If marriage is wrong – and having kids is bad – what do we need romance for anyway, right?
The Fact Remains: We are wired for those moments that give us butterflies in our stomachs – and why shouldn’t we be? Romance has always been part of our storytelling and adds color, warmth, and richness to our lives. God made us, women and men – equal in value and delightfully different. Raising our children with a healthy view of love, romance, and God’s design gives them the freedom to find the stability and joy of relationships and family.
We must preserve the beauty of love and romance for our daughters and sons. Who wants to live in a world where Rapunzel doesn’t have her Flynn Rider?
As American moms, we love romance. We love our children. We love our husbands, and we love our families. As left-leaning ideologies try to push us, especially our kids, away from these ideals, we must push back. What does that look like?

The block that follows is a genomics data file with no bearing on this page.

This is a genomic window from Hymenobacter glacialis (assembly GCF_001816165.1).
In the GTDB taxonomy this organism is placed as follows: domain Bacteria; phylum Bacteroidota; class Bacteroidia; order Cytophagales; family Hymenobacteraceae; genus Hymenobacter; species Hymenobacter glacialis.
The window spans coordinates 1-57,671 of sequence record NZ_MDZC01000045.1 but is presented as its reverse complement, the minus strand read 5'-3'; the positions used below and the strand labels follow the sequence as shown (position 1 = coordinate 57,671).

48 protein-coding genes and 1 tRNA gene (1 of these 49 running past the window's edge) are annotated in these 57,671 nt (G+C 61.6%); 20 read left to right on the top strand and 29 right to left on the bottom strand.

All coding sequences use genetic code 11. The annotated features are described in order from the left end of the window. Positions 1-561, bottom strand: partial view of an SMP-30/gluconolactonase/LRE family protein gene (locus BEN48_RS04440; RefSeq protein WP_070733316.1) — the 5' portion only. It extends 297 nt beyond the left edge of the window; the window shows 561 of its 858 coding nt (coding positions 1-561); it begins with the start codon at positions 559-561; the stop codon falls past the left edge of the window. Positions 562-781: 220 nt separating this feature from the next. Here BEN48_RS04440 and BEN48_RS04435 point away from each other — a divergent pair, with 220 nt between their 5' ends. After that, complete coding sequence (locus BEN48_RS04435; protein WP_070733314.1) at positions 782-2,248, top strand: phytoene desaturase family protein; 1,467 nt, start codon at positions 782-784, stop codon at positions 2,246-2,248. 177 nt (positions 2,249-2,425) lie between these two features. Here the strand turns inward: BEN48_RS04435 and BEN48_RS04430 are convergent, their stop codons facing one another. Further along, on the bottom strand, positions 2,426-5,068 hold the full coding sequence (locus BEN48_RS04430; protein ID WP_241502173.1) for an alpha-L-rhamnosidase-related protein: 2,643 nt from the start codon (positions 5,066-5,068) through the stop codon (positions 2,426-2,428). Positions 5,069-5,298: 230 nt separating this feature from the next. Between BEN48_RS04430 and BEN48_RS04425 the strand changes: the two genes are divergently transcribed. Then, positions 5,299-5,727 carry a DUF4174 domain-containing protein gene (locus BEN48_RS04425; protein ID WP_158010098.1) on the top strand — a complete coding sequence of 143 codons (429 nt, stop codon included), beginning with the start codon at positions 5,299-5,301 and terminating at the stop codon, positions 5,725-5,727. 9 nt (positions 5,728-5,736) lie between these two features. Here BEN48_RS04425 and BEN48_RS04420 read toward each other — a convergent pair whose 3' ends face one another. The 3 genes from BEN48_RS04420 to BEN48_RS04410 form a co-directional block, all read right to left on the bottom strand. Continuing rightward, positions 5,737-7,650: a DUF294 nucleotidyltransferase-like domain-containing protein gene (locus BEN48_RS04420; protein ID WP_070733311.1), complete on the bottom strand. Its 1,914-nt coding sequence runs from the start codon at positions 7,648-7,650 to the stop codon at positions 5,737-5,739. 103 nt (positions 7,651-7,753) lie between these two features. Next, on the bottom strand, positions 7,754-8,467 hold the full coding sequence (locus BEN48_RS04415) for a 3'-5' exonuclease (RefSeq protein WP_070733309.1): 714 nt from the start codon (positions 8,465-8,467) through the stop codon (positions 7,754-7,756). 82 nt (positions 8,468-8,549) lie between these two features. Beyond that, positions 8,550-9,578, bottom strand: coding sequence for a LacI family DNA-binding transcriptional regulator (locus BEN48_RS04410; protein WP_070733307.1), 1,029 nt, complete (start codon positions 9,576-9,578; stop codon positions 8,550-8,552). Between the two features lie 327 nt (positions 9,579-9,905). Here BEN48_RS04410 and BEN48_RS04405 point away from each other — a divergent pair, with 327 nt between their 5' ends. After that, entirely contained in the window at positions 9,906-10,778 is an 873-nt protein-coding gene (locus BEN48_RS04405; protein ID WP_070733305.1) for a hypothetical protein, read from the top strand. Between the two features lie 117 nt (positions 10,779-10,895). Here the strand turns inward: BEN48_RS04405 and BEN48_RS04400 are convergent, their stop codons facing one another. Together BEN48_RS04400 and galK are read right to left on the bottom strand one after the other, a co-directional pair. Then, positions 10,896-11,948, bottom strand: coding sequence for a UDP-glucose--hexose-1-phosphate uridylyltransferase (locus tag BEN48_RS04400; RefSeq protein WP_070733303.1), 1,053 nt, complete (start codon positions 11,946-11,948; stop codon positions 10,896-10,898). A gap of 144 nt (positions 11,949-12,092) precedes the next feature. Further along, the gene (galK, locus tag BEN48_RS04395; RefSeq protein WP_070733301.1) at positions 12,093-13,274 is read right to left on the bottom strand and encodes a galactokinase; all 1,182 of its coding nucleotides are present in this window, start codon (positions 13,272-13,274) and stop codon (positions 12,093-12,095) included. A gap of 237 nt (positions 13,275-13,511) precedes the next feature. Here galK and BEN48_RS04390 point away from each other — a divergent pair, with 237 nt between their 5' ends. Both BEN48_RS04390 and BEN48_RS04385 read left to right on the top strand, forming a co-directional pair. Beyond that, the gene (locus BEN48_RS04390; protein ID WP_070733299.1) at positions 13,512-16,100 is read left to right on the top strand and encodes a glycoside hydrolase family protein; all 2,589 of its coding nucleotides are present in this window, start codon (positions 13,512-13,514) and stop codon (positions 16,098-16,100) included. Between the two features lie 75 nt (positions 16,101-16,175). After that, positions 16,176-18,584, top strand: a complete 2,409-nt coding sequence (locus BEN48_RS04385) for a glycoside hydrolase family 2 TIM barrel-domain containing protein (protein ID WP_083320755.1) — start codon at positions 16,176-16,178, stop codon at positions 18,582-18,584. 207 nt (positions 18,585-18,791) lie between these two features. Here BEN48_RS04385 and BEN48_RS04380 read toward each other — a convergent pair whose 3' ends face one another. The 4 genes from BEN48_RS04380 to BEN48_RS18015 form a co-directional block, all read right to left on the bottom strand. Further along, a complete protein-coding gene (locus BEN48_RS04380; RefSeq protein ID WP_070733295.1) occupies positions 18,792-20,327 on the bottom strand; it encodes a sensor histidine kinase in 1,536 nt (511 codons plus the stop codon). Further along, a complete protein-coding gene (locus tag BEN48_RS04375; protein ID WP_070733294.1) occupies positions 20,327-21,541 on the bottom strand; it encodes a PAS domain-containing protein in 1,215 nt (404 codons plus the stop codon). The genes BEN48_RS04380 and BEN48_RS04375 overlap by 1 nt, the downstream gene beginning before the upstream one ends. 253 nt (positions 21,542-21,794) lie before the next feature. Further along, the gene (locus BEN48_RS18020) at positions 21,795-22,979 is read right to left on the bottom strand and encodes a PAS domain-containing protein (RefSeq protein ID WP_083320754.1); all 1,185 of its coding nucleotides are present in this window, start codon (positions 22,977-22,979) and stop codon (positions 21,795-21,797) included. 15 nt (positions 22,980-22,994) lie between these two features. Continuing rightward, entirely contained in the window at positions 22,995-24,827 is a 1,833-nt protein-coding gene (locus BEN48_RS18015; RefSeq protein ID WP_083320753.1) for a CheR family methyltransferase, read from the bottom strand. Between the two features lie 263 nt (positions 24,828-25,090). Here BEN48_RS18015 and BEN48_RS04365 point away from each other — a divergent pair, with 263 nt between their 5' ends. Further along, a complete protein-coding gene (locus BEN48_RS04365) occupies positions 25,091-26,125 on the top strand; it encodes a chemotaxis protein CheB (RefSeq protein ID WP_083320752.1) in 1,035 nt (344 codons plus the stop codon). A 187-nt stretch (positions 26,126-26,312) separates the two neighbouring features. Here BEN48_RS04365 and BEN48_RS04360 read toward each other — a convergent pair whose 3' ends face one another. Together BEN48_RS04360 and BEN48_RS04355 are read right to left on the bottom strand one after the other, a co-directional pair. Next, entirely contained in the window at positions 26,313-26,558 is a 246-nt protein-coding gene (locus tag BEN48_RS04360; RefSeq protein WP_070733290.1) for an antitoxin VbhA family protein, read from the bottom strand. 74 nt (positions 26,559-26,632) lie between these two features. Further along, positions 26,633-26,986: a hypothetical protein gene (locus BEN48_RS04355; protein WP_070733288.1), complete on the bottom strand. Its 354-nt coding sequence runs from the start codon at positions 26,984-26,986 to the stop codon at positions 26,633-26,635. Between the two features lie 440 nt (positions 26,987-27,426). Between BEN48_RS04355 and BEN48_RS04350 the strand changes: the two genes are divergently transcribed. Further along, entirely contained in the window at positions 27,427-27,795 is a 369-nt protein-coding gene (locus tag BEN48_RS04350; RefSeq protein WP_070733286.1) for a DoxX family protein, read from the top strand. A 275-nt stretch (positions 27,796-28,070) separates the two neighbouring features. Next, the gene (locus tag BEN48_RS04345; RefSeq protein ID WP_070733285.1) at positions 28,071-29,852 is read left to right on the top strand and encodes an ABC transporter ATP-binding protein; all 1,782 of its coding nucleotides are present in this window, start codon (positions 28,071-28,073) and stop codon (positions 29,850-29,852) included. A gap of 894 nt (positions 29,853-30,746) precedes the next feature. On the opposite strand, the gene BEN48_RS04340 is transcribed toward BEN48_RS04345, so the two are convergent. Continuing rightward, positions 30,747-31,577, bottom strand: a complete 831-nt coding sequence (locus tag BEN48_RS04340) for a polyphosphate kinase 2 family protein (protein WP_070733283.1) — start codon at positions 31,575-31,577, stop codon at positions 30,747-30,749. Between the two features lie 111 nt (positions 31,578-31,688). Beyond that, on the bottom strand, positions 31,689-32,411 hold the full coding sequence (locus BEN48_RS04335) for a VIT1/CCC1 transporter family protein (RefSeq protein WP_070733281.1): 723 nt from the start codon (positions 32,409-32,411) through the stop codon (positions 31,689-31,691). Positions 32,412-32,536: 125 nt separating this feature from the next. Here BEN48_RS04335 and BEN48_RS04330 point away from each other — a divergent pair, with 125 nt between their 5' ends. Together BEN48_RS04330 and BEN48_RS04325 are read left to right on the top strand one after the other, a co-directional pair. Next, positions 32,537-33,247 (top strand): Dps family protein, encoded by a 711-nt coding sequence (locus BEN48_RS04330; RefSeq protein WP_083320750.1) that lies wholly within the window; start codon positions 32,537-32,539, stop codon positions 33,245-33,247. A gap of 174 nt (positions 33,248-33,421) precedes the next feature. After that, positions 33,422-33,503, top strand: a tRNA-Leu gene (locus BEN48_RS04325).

If you’re married, put some effort into making your relationship thrive to give your children a clear picture of a loving, committed covenant. Ensure your books and movies include a bit of “happily ever after” so your littles learn how to dream. Most of all, pray for them, their future spouses, and the nation they will raise your grandkids in.
And if you ever wonder if romance is a waste of time – given the stresses of life, the economy, the culture, the evil in this world – remember that God Himself approves of these feelings of love and affection.
“Place me like a seal over your heart, like a seal on your arm. For love is as strong as death, its jealousy as enduring as the grave. Love flashes like fire, the brightest kind of flame. Many waters cannot quench love, nor can rivers drown it. If a man tried to buy love with all his wealth, his offer would be utterly scorned.” (Song of Solomon 8:6-7)
Podcast Note: Grab your popcorn and settle in for this week’s podcast. We had a delightful conversation with Kevin and Sam Sorbo about family, faith, and their new movie project hitting theatres soon, “Miracle in Texas”. Click here to view the podcast.
3 focusonthefamily.com – Health Benefits of Marriage
4 Focusonthefamily.com – Family Formation and Poverty